The first time I went to Nepal it was May and the days were already long, hot and rainy. During the day Nepalis were hurdled in houses, staying as far away from the sun as possible. Just like the majority of houses in Kathmandu, Mr.B.’s house has a flat roof that’s easily accessible. At night, when the heat would subside and clouds would disperse, we would go up to the roof with cups of masala tea and gaze at stars, talking longingly about our future together. I loved being on the roof, looking down on the neighborhood and wondering about the life people lead in houses around us.

Next time I visited Nepal it was December. The weather was much cooler and days were shorter making people long for every single ray of sun. Nepali houses do not have central heating installed so during winter time it gets pretty chilly inside. It seems like at that time life moves outside – in the streets, in front of the houses, in the sun and warmth. Roofs of Kathmandu then become the happening places. Every morning I would look out the window and would see roofs full of people, seemingly undisturbed by gazes of others, going about their everyday chores. Kids would brush their teeth, women would wash their hair, clothes would be washed and dried, children would be bathed and fed… Older people would slowly climb up metal stairs leading to the roof, draped in many warm layers of clothing soaking every sun ray, warming up their bones before the sun, all too soon, disappears behind Himalayas.

Life led on the roofs of Kathmandu seems to be of a completely different dimension than the one led on the streets. The roof life is laid back, slow, and private yet public. It’s quiet and peaceful, tucked away from the chaos and hustle and bustle of the roads. I like this, often unnoticed, living on the roof. I even find it a little mystic, and it makes me wonder what other surprises Kathmandu is hiding behind its pandemonium.

Hidden life on top of Kathmandu inspired me to give it tribute through the name of my blog. I am excited to become a part of “the roof life” and share my fascination with all the new things I discover about Kathmandu.

Interracial and interfaith relationships

I grew up in a very racially homogenous country. I remember learning about other races in school but have not really seen a person of a different race up close until I went abroad when I was 14. Croatia is not homogenous only in terms of skin color of its population, but also in terms of religion. Despite that, I was always taught, both in school and at home, that humans are humans no matter the color of their skin, their origin, language, religion, education, social class…

When I went to US to study I never head a doubt in my mind that I should treat everyone with the same respect. I never chose people I hung out with by the way they look, but by their personality. And frankly, I don’t think I made any mistakes. One of my best friends is African (hello Alphonsine!), and I am married to an Asian. I am aware, though, of the fact that interracial and interfaith relationships, and even more so marriages, are a tabu in most societies. It’s easy to see a reason for something like that, ranging anywhere from different cultures, values, genes, and so on, but with the world becoming smaller by the day, and societies increasingly becoming racially heterogenous, it’s difficult to think of those reasons as valid ones any longer. I feel like the only reasons people have for not accepting those types of relationships are narrow-mindedness and ignorance.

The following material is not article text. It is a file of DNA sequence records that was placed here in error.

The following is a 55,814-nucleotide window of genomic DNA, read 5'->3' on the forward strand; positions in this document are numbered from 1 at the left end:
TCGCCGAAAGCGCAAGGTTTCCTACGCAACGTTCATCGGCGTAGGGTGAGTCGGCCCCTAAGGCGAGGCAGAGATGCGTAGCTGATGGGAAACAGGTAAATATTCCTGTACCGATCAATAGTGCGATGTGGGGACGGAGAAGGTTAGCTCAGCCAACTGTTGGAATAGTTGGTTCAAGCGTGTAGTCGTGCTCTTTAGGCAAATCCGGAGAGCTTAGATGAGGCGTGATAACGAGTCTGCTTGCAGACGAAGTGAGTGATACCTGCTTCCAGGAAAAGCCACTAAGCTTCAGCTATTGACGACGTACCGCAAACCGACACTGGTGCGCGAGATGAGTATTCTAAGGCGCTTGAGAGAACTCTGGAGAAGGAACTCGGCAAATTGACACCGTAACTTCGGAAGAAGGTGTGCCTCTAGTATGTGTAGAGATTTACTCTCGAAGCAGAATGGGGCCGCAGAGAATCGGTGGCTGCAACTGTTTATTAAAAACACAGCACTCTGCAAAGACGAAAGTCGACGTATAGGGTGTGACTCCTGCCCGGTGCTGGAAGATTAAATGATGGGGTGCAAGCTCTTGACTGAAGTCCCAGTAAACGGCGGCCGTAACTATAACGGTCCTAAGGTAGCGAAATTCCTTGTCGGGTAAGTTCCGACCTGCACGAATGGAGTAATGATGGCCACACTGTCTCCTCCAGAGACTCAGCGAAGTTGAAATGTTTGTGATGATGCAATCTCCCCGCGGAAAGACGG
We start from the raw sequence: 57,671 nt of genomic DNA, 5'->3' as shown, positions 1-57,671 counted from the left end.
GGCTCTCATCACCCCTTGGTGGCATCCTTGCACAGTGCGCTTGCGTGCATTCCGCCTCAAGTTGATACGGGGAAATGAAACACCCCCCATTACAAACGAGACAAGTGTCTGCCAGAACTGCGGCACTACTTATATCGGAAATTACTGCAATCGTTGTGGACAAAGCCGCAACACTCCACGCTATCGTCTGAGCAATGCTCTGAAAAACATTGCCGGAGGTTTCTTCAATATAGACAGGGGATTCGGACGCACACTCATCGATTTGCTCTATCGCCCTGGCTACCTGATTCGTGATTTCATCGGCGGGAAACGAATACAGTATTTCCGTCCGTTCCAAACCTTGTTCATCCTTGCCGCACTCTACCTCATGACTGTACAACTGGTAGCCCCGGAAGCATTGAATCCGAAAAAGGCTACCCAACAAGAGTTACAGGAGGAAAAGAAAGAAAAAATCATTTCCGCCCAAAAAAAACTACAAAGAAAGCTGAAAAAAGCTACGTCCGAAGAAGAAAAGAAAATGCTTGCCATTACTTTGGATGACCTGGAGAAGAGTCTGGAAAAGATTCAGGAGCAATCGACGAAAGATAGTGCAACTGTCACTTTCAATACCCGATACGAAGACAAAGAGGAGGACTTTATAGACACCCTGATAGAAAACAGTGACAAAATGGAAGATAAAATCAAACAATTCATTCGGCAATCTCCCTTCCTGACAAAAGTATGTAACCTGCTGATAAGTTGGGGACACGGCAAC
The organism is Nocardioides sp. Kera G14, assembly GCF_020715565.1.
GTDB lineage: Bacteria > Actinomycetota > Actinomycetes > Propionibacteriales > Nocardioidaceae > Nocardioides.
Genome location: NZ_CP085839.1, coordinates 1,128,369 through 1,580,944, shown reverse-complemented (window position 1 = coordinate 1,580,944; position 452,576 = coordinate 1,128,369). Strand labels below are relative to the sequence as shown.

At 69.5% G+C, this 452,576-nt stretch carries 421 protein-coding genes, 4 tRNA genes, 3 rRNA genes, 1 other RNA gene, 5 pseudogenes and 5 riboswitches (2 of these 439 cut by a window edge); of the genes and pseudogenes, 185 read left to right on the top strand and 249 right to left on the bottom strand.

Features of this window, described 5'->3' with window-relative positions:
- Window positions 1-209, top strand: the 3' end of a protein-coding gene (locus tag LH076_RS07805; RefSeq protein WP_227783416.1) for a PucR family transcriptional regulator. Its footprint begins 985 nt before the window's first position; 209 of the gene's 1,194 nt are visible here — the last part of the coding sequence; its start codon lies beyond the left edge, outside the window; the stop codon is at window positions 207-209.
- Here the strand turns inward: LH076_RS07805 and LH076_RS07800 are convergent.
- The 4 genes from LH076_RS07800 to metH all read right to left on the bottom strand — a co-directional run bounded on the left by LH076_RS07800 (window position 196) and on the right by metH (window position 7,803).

Recently, I came across an article in The Economist discussing interracial and interfaith marriages stating that today, in the US 45% of all marriages are interfaith marriages. I wonder what that percentage would be for interracial marriages? And what it would be for European countries? What the article in The Economist states further is that the reason for such a high percentage of interfaith marriages lies in the fact that people get married later, after they have experienced an autonomous life, during which they fell out of family traditions. However, the bad news is that half of those kinds of marriages in US fall apart. It’s a worrying trend I believe. It seems like, when times get tough in a marriage, people turn to their religion for comfort, and the gap between the couple becomes even wider at that point.

At this particular moment in my marriage, I do not find race or religion to be an obstacle. I cannot claim it won’t become one in the future, but I always like to believe that with enough honesty and conversation, Mr.B. and I would be able to overcome it. I have not fooled myself into thinking that our marriage will be easy or simple, but at the same time I desperately hold on to what I have been taught my whole life – it’s what the inside that matters. I try to be respectful of his religion, culture, and traditions, and expect him to do the same in return, but would never consider trying to convert him, unless he specifically decides on that himself. I suppose problems in interfaith marriages could occur if one person would have too high expectations or would suddenly become too religious and would expect the other person to go along with it. Not agreeing to that could lead to a great abyss in values between the two, which in turn leads to decay of the relationship.

How do you feel about interfaith and interracial relationships? If you’re in one, what challenges are you faced with?


Ever since Mr.B. moved back to Nepal some years ago (I think 4) I’ve been diligently  following the news from Nepal. Just to be on the safe side. Mr.B. sometimes runs out of credit on his phone, or the phone runs out of battery, or the Internet is down because there is no electricty, and at those moments I am not able to keep in touch with him. Most of the time I am fine with it, and I know he is OK, but sometimes, when he’s away for too long, I get scared that something might’ve happened, so I go online and check the news. It eventually became my habit and every morning after checking out Croatian news portals I go and take a peek at Nepali ones.